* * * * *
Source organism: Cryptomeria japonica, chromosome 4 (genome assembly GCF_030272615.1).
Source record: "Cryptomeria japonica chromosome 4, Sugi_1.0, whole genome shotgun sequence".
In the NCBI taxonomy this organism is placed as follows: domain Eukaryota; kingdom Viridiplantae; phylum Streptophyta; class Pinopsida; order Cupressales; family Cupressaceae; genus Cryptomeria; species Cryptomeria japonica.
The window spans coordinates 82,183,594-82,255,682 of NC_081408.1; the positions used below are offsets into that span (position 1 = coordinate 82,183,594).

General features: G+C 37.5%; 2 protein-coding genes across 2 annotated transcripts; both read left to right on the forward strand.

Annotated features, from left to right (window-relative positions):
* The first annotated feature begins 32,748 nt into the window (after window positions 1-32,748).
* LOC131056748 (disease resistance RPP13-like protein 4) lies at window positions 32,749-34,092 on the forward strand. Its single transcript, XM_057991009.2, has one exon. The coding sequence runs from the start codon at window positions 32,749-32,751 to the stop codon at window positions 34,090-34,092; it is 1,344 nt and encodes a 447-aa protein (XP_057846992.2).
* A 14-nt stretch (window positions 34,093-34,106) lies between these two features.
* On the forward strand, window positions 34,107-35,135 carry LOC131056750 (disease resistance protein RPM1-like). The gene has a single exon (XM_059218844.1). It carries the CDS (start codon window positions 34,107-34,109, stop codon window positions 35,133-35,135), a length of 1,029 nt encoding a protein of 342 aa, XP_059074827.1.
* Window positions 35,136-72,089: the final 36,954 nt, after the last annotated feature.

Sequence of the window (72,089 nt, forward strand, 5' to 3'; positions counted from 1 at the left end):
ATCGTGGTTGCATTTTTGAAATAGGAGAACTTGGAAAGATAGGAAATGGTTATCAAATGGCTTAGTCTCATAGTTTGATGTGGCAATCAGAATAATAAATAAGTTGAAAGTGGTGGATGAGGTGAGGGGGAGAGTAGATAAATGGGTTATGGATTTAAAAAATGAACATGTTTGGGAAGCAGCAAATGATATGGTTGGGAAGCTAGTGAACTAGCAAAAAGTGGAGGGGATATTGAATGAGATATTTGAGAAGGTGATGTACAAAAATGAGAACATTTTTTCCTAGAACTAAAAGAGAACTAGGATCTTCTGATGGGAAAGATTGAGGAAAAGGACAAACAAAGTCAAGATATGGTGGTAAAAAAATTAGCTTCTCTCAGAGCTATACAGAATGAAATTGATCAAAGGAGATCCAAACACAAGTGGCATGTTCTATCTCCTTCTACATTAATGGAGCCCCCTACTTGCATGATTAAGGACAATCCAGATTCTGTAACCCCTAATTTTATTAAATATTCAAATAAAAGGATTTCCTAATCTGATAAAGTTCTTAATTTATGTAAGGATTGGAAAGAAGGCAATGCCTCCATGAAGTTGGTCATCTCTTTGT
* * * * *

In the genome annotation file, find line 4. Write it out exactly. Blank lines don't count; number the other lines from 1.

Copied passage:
The window spans coordinates 82,183,594-82,255,682 of NC_081408.1; the positions used below are offsets into that span (position 1 = coordinate 82,183,594).